I, too, complained to the house manager during intermission.  His only response was "Oh, they shouldn't be doing that."  No comp tickets for me.

 

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Late Arrivers#23
Posted: 5/22/17 at 5:51am

In my forty years of theater going, I arrived late to exactly ONE show.   (By the skin of my teeth a few times, but still there on time!)  My bus from Boston was scheduled to arrive at 11:45  (if memory serves correctly) and we had been on time the entire time -- until we hit Manhattan.  I believe we ended up pulling into Port Authority at about 2:00.   I raced to the theater (downtown) and got there around 2:20.  They politely let me know they would only seat me in the back row so not to disturb anyone.  About as fair as fair can be.  This was of no fault of my own (or anyone else's) but I didn't feel entitled to MY seat, I felt lucky to see part of it at all!

 

Don't blame the theater-goer, blame the house staff/management: rules need to be adhered to.  Period. When people are seated regardless of policy, it simply teaches audience members that being late doesn't matter.  

If we're not having fun, then why are we doing it? These are DISCUSSION boards, not mutual admiration boards. Discussion only occurs when we are willing to hear what others are thinking, regardless of whether it is alignment to our own thoughts.
Updated On: 5/22/17 at 05:51 AM
djoko84
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Late Arrivers#24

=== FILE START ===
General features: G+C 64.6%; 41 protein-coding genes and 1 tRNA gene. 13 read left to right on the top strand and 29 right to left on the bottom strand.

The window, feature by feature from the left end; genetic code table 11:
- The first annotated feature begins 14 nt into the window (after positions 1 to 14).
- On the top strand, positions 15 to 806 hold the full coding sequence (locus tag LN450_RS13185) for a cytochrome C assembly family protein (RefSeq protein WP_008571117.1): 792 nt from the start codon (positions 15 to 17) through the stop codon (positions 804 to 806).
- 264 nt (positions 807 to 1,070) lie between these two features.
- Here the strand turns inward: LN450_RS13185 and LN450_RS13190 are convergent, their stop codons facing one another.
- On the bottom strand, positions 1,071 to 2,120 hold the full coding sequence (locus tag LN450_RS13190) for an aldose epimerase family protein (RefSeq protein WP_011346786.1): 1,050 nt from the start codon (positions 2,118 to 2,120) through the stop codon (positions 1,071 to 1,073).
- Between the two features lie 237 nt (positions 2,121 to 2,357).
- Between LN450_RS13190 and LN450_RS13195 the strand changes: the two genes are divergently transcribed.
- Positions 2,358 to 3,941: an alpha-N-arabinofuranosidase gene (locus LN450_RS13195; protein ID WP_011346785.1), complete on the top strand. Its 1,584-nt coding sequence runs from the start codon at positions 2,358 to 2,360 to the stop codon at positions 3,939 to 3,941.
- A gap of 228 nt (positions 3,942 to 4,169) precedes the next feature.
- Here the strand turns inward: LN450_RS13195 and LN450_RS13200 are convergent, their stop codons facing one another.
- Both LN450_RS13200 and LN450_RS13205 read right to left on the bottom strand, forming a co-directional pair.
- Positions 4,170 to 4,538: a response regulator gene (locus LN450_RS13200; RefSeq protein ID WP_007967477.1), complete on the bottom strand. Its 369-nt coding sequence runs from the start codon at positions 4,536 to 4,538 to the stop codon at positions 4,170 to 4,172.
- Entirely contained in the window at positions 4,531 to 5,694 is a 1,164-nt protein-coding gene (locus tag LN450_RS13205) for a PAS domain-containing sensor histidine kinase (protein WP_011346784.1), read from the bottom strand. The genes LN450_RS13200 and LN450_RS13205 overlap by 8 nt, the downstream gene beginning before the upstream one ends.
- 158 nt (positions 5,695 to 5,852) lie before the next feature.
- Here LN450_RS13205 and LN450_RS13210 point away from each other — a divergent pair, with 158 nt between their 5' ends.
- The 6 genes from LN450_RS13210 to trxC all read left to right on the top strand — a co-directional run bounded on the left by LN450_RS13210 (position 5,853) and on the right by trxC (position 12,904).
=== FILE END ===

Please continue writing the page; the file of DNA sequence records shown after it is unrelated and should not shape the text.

Posted: 5/22/17 at 6:44am

Things happen that are unforeseen which makes people late. Having said that, an usher should absolutely NOT seat late comers during a song. If enough people complain then hopefully they'll do it in between songs.

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Late Arrivers#25
Posted: 5/22/17 at 8:23am

PepperedShepherd said: "I, too, complained to the house manager during intermission.  His only response was "Oh, they shouldn't be doing that."  No comp tickets for me."

If I may offer a suggestion, don't let them off the hook that easily; the squeaky wheel gets the oil, and letting them get away with it only encourages more of the same. The first person I complained to gave me a similar response, so I insisted on speaking with someone further up the line. If that doesn't work, contact the theater in writing afterwards (I've done this as well). Broadway tickets are simply too expensive these days to allow the house to impose a sub-par experience on patrons who paid their money and got there on time.

============> this board is a nest of vipers <============

"Michael Riedel...The Perez Hilton of the New York Theatre scene"
- Craig Hepworth, What's On Stage
Updated On: 5/22/17 at 08:23 AM